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  • mysonisnamedafterRoberto

    What is really crazy, is this team could be 10 games over .500 by July 5th. It’s not a long shot. They are coming into a very soft part of the schedule. One left with the Marlins, Reds 3, Cubs 3, Rays 3, Mets 4, D’backs 3, and the Phillips for 3 over 4th of July weekend. 20 games. 15-5 is what they need.

    • Lee Young

      I always hate the ‘schedule coming up is soft’ comments.

      Because it never ends up being soft.

      • bucsws2014

        I’m with you. Every year somebody says that and they’re dead wrong. Especially when the Padres are in town. They love PNC for some reason.

        The next four day stretch of “soft schedule” comprises Alvarez, Cueto, Simon and Bailey. Other than Simon, those guys have had significant success against the Bucs lately (discounting the WC game).

      • mysonisnamedafterRoberto

        You’re right. How about ‘they are heading into 5 series over 20 games against teams they are more talented than and are executing better than.’ You have to admit the feel of the lineup right now is good. It’s hitting 1 through 8. It’s feels deep. Even without Walker in it. Even without Alverz hitting. Yes the starting pitching isn’t in great shape, but the Reds by far will be the best offensive they face for 20 games and the Marlin are probably next. All the talk has been about getting back to .500. We are there. The monkey is off the back. Let’s just go play baseball like we can.

  • Scott Kliesen

    Way to throw a bucket of ice water on the enthusiasm of Pirates fans, Tim. The team claws it’s way back to .500 after playing inspired ball for the last couple weeks, and you choose to write about the impending doom and gloom based on the current rotation? How about writing about the impending offensive explosion w Polanco, Marte and Cutch at the top of the order instead?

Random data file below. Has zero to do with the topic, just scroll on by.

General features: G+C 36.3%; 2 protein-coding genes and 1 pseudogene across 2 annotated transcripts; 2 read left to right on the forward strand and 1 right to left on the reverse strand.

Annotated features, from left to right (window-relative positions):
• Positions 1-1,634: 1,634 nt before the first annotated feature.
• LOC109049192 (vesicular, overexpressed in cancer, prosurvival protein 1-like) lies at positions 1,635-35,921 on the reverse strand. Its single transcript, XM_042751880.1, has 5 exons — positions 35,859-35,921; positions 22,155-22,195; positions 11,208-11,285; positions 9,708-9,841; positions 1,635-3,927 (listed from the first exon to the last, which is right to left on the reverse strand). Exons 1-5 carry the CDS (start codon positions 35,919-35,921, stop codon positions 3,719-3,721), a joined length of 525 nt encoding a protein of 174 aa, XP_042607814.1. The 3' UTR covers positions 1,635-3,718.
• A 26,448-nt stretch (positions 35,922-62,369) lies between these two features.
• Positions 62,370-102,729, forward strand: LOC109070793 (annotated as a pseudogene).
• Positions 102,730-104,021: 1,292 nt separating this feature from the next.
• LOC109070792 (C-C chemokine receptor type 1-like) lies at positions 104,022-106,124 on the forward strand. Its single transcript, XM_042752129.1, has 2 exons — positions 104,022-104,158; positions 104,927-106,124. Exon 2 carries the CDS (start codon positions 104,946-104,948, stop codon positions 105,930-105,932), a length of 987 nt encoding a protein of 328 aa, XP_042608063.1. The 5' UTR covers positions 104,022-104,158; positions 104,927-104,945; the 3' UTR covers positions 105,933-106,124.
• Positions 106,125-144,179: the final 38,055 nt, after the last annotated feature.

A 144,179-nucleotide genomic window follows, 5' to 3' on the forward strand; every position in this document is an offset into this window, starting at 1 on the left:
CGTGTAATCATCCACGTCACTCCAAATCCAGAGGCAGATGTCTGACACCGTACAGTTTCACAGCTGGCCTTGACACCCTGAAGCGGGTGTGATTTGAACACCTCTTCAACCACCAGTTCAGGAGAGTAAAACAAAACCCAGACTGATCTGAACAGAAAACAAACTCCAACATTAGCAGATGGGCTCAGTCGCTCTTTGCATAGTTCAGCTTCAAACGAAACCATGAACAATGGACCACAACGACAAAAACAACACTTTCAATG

• emjayinTN

      SK: Although you can count me as one of the folks enjoying this offensive explosion, the numbers do not support long time success – 1st in the NL in hitting, but 11th in the NL in team pitching, and 25th out of 30 teams in the majors in team defense. We have become the Milwaukee Brewers or Toronto Blue Jays of past years – teams which did not get much ink when the regular season ended. But this year is different for both of them because they now pitch well. Our game in 2013 was pitching and defense, with just enough offense to win a lot of close games. Unless we get out pitching back to some consistent expectation game after game, we will be just another exciting team that did not have the pitching and defense to separate from the pack. At this point, I would say that the Cardinals, Brewers, and Reds have better pitching than we do, and that will be hard to overcome down the stretch. In the past few weeks we have had solid pitching performances from Volquez, Locke, Morton, and Cumpton. Gerrit Cole has been our Ace since coming up in June of 2013, and we need him to be our Ace when he comes back. Liriano is struggling, and I was glad to hear that he was going on the DL – if he can get a few weeks off, and get at least one good start before the AS Break, I will be happy.

      What is left at AAA? Worley, Nick Kingham and a guy all but left for dead, Andy Oliver. Kingham needs about 5 more good starts, and Oliver started 24 games in 2013 at AAA with 112 Walks in 124 IP, and still posted a reasonably good 4.08 ERA. He is now in the late relief role with many K’s and very few W’s, and, the way our BP has performed lately, he may be called up and stay up through the rest of the year. We are carrying 14 position players (6 bench guys), which means only 11 guys available to pitch. I think NH is trying to limp into the AS Break where he can possibly pull off a trade, and yo-yo pitchers who have options left back and forth between Indy and Pittsburgh to fill in when needed. Oliver has no options remaining, but a LHRP with velocity is very valuable if he shows he can find the plate.

      • Scott Kliesen

        Emjay, I appreciate your insight. Clearly you have an eye for discernment with this team. I agree for this team to be consistently good, they need better pitching and defense. My point was more along the lines of why choose the day the team gets back to .500 as the day to highlight pitching woes? Although it’s an accurate assessment, the timing was suspect at best on Tim’s part.

        • piratemike

          When Tim writes a ” positive ” article he gets blasted for being a shill for the Front Office.
          Pointing out that the Pitching is really up in the air is not being negative, it is just pointing to a reality that has to be looked at.

          • Scott Kliesen

            Once again, it’s the timing, not the content of the article I take issue with Mike.

      • leowalter

        From what I saw of him at AA emjay, AJ Morris could also be an option later this season.

  • http://www.facebook.com/andy.prough.3 Andy Prough

    @Tim – maybe you are too close to the situation, but I had a completely different perspective coming into the season:

    1. Cole would struggle in his second year. From my perspective, he’s pitched like a young #1, not like a #3